From RAF to BSA

June 2024

One of the finds of the year is this pair of Pinkham silk glove liners which belonged to Gordon L. Bartlett (1933 – 2023) and made their way to the collection thanks to the generosity of his children Sarah and Iain

Gordon had given the gloves a second lease of life. As a young man he rode a BSA Bantam motorbike and used these liners inside his motorcycle gauntlets to help keep his hands warm.

After the war Gordon spent time at Portsmouth Dockyard School before going on to Durham University so it is possible that he bought this pair of liners from an Army & Navy surplus store that were around at that time.

Gordon L Bartlett 1923 - 2023

He gave up riding the BSA around 1960; the story goes that his beloved BSA came to its sticky end when he drove it over the parapet of the Itchen Bridge. Gordon went on to be an engineer and oversaw the installation of the reactor at Hinkley Point where he continued to work until he retired. They don’t make them like that anymore.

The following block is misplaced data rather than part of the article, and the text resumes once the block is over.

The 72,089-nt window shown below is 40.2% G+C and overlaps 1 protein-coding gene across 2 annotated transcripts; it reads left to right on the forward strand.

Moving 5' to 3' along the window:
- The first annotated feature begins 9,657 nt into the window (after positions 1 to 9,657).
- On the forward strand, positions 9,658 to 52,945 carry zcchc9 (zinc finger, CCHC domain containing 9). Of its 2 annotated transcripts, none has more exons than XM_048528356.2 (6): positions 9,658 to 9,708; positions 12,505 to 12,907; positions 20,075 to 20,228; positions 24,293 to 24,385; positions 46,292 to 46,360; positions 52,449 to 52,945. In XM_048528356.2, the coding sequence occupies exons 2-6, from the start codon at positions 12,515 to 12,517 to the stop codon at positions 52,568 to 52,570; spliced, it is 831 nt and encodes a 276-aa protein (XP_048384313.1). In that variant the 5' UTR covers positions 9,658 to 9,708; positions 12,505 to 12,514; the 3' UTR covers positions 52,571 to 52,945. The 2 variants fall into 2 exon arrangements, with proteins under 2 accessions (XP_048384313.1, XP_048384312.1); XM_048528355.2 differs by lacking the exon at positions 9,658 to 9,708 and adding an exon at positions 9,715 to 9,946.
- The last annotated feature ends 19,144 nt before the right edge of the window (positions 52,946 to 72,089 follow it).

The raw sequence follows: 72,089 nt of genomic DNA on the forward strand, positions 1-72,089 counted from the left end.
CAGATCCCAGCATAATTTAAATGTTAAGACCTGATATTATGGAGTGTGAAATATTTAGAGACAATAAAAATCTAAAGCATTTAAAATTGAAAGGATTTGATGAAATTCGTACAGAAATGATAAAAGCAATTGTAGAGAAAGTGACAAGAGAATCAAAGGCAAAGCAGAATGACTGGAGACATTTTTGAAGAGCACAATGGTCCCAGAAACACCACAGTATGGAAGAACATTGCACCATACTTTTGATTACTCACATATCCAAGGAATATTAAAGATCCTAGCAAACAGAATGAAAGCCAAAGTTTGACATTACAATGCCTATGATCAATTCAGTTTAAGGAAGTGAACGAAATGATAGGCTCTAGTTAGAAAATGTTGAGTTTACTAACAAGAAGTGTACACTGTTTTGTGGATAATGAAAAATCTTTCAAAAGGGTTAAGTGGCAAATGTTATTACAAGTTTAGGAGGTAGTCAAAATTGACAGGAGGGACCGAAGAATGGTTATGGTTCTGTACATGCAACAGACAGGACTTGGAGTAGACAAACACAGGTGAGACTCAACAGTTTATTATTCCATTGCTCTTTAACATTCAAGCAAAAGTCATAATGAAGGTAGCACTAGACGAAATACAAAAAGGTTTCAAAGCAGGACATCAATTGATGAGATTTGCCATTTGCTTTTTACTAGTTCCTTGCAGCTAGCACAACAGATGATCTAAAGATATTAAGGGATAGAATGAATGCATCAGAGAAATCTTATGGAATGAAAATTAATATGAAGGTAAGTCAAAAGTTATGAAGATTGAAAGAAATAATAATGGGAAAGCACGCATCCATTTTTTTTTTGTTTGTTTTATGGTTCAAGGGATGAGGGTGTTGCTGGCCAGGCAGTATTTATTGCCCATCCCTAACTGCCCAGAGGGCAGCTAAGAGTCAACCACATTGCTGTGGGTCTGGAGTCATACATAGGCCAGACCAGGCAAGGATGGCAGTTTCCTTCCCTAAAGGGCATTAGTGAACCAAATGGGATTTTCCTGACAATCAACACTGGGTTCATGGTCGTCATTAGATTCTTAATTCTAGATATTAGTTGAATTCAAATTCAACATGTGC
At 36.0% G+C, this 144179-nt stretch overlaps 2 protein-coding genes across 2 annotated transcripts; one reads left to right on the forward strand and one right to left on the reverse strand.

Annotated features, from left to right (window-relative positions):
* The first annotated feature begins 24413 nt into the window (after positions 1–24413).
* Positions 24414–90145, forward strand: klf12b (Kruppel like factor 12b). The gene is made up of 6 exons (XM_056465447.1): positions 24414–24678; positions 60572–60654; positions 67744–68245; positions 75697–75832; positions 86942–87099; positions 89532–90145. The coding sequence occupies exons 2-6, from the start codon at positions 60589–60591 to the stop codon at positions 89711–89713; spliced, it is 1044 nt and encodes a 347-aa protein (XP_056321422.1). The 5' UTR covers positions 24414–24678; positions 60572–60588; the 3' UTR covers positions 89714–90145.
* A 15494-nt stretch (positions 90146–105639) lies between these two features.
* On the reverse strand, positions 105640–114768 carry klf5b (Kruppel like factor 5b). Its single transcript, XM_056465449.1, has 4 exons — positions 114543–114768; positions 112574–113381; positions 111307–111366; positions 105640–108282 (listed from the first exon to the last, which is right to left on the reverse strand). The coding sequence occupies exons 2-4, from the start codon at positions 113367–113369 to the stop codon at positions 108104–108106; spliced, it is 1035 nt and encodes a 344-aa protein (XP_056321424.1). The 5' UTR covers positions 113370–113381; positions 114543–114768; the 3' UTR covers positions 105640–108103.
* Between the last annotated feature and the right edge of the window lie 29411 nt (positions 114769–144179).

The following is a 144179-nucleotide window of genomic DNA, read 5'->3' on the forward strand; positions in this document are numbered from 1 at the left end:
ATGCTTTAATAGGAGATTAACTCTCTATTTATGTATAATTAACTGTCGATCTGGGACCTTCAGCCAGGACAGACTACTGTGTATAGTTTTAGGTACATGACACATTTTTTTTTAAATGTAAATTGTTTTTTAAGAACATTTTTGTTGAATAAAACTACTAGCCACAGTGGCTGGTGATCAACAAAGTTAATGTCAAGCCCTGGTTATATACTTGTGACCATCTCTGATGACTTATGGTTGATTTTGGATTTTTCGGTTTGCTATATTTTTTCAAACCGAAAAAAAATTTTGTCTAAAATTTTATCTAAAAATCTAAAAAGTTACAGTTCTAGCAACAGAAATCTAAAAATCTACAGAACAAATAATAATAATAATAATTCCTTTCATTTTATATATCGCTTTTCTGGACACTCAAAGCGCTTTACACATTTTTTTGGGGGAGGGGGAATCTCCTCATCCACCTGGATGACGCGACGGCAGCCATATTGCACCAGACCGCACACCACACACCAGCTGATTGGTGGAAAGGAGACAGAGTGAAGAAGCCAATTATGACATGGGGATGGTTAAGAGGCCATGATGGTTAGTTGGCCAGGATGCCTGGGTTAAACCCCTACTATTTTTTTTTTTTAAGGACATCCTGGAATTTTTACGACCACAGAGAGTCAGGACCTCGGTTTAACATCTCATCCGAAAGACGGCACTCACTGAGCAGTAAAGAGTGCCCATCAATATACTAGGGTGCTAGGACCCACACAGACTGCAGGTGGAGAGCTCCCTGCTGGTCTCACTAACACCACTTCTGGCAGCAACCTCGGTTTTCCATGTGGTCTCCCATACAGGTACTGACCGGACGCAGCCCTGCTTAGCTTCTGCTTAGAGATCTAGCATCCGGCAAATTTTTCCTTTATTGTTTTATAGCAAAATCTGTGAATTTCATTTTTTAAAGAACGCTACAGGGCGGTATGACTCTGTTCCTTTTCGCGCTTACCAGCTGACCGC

Happily the silk liners survived and lay wrapped in tissue paper until recently discovered by Iain.



Made at the Witham factory during the Second World War, the gloves formed part of the company’s war effort in making many different types of gloves for the British and US military.

RAF Silk glove liner

Richard Pinkham, a grandson of William and Rebecca Pinkham was an RAF pilot throughout the war and was awarded the DFC. This association with the RAF lead the company to develop gloves for the RAF and USAF air crew to keep their hands warm. In particular electrically heated gloves were developed. This pair of silk liners would have been used as Gordon had, inside the flying gloves to add an extra layer of insulation.

Pinkham trademark printed label
WD label 1944